Dissecting LeBron's Game 4 struggles

King James granted Dallas a royal favor by making just three buckets and scoring a postseason career-low eight points in Miami's Game 4 loss. What happened to LeBron? Did he give the game to Dallas? How will he respond in Game 5?

We chose five writers to answer five questions on the Chosen One:

1. OK, so why did LeBron score only eight points?

Henry Abbott, TrueHoop: It is common for NBA stars to hurt their teams by hunting too aggressively for scoring opportunities, at the cost of missing easier shots for their less talented, but more open, teammates. James hurt his team by doing the opposite of that.

John Krolik, Cavs: The Blog: Because he wasn't aggressive enough. He missed some easy shots, which sapped his confidence in his own shot, and his teammates had it going, which led to him thinking he could facilitate the Heat to victory. Still, that's no excuse for not being aggressive and putting pressure on Kidd and the Mavericks' defense.

Rob Mahoney, Two-Man Game: Against an aggressive, well-prepared defense, he backed down, erring on the side of passivity. While that's better than his taking shots just to take shots, LeBron needs to be himself, even in deference. It doesn't matter whether he or Dwyane Wade or Chris Bosh is the source of the most offense, but all three need to be involved.

Michael Wallace, Heat Index: Perhaps the infamous elbow injury cropped up again. Or maybe he was mourning Terrelle Pryor's departure from Ohio State. There had to be something more than the routine defense of Jason Kidd, Shawn Marion and Soulja Boy. Because the reasons James offered after that Game 4 performance -- or lack thereof -- just don't cut it.

Brian Windhorst, Heat Index: Shawn Marion and the Dallas scheme are working on him. But the major reason was his complete vacant approach, especially in the second half when the Heat were in trouble. To avoid the ball and to not attempt to take advantage of mismatches is extremely out of character.

2. Fact or Fiction: 8 points + 9 boards + 7 dimes = bad game for LeBron.

Henry Abbott, TrueHoop: Fact. Among his worst in recent memory.

John Krolik, Heat Index: Fact. Absolute fact. LeBron had some nice passes and had a few good rebounds, but he is not a role player, and he played like one. He seemed content to play more like the guy guarding him, Jason Kidd -- the 38-year-old version of Kidd -- than Michael Jordan. That's unacceptable.

Rob Mahoney, Two-Man Game: Fiction. That stat line itself isn't necessarily indicative of a bad game. If LeBron put up those same numbers while playing in the flow of the game and played great D in the process, it could still be a passable performance. But James was never really a functional part of the offense, and the Heat paid the price.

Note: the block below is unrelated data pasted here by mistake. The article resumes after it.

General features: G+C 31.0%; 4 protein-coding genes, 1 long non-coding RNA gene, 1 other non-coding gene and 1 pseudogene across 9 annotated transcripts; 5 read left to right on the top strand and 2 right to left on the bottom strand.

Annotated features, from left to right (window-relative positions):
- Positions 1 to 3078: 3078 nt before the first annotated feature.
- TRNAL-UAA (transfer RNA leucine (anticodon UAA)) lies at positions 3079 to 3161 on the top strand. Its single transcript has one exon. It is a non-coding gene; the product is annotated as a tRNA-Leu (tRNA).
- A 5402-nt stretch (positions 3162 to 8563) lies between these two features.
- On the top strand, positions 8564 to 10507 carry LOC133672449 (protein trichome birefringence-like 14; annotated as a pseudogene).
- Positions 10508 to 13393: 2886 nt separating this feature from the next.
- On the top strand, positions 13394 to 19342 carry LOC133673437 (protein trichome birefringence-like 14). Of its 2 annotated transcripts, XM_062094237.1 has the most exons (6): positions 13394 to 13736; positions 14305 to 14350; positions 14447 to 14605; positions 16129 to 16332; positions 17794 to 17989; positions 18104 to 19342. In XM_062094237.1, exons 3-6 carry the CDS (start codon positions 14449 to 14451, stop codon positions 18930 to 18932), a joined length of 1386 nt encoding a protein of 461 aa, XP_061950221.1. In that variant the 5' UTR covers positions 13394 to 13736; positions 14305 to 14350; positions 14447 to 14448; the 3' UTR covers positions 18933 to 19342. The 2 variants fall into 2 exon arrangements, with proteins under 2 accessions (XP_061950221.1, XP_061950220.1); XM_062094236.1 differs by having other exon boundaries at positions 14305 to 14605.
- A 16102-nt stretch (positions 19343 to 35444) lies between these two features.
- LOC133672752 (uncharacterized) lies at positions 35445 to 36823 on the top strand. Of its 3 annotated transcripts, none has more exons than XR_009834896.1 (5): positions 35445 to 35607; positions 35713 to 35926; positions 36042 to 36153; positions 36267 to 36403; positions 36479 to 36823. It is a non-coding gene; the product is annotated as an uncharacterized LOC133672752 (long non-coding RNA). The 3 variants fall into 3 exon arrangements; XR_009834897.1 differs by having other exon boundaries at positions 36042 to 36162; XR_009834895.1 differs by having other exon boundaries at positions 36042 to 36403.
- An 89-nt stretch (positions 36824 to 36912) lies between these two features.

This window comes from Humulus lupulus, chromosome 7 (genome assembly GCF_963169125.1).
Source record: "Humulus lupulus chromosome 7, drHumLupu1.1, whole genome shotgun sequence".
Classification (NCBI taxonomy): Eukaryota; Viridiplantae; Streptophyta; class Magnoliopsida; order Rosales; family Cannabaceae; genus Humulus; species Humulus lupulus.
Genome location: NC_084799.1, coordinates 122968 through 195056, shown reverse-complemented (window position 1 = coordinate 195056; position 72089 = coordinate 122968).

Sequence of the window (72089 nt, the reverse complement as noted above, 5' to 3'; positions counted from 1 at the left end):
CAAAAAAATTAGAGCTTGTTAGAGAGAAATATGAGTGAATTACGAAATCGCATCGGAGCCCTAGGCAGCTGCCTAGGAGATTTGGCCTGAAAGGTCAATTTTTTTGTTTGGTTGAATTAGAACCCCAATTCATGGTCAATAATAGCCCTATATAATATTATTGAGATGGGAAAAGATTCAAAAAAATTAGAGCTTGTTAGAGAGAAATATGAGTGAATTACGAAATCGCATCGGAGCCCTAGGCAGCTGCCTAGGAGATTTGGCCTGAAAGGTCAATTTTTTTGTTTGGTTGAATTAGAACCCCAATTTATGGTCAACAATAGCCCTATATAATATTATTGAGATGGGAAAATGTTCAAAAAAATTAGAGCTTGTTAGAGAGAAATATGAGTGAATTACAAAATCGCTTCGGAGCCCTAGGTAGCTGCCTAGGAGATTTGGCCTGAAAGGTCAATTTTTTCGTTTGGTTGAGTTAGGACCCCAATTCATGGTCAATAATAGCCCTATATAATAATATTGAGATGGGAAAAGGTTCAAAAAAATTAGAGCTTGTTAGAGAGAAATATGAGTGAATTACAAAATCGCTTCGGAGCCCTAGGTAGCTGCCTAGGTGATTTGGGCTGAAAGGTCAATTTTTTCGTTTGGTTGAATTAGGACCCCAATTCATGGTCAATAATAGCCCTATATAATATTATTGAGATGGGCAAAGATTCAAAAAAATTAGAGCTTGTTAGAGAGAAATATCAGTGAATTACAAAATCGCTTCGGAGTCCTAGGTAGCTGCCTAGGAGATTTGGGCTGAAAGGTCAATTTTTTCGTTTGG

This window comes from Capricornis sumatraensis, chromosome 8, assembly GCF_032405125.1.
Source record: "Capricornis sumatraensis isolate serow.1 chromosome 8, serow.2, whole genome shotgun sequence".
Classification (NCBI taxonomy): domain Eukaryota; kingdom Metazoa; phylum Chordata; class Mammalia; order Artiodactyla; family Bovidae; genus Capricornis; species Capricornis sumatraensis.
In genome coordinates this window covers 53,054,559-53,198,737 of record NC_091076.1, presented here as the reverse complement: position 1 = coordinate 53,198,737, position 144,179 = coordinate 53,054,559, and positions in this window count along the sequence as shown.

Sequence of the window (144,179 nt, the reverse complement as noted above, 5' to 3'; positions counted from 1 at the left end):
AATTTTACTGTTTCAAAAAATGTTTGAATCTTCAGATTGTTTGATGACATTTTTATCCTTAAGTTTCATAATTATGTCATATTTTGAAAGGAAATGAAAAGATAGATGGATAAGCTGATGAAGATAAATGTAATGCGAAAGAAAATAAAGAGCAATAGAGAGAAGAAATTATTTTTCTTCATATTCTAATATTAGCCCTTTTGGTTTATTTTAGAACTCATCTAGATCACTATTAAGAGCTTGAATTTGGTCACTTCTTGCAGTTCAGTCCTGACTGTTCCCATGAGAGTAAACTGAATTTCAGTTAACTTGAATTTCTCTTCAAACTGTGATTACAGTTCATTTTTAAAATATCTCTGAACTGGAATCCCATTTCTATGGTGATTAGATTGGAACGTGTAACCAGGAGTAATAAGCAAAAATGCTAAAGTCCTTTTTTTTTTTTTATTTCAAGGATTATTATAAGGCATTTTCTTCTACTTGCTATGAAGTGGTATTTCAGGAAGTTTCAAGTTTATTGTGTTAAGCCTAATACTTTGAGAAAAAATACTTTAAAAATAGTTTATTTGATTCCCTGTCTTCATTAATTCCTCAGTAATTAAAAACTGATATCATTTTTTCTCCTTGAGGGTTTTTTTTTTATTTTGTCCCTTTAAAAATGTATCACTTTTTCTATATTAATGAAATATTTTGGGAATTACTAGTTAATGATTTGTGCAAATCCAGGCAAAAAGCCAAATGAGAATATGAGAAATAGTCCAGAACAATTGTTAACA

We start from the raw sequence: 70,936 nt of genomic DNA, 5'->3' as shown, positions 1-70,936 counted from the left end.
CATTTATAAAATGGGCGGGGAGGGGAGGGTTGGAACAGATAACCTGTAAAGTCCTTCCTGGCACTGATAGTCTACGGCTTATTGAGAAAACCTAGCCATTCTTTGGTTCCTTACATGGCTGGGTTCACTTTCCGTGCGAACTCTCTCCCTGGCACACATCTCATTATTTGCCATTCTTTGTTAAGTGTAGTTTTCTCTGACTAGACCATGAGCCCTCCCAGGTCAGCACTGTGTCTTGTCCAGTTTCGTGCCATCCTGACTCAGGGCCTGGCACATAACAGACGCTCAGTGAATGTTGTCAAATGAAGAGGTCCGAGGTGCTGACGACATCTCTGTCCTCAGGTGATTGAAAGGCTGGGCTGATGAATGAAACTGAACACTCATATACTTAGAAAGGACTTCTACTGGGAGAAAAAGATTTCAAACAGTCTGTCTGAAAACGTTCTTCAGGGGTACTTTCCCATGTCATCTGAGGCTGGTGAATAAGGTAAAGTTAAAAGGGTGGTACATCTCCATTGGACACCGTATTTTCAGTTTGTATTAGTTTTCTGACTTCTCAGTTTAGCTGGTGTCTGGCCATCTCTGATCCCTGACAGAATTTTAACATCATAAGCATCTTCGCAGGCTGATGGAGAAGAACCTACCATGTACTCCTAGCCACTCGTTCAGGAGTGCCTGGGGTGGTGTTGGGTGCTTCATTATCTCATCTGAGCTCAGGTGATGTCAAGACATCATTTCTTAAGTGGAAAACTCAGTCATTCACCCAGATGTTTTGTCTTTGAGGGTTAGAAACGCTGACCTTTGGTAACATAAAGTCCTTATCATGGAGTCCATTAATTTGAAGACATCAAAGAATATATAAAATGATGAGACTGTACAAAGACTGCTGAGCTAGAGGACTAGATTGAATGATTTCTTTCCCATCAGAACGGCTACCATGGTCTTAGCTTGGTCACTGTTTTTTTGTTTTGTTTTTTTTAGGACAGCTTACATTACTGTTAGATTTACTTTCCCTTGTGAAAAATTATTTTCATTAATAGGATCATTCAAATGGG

Michael Wallace, ESPN.com: Fact. Those numbers would represent a great game for Jason Kidd. And it would get Mario Chalmers a lengthy contract extension. But that's a C-minus game from LeBron at this stage of the season. Sure, he flirted with a triple-double. But he failed his team with that Shane Mosley-type performance.

Brian Windhorst, ESPN.com: Fact. Not because of the stats. But because of the way he played. Anyone can have a bad shooting game. However, playing as detached and passive as LeBron did, with a Finals game at stake, is very hard to explain. It is out of his character 99 percent of the time. But this is not the first time we've seen it.

3. Fact or Fiction: LeBron lost this game.

Henry Abbott, TrueHoop: Fact. Anything that would have gotten the Heat four points would have done. But the low-hanging fruit came from James, who passed on chances to use his considerable physical advantages to make athletic plays at the rim, even while he was guarded by an exhausted-looking, 38-year-old Jason Kidd.

John Krolik, Heat Index: Fact. In a game that close, a 3-for-11 shooting performance from LeBron, and zero points in the fourth quarter, sticks out like a sore thumb. Wade looked dominant, the Miami bench outplayed the Dallas bench, and Bosh did his part. This one was 100 percent on LeBron.

Rob Mahoney, Two-Man Game: Fiction. LeBron wasn't the singular reason why Miami lost. Dallas' defense locked in (on LeBron and on everyone else), and the Heat never had an answer for the zone aside from Wade's isolation brilliance. Miami's inability to convert shots in the first half turned out to be a killer, as did its poor defensive rebounding in the second half.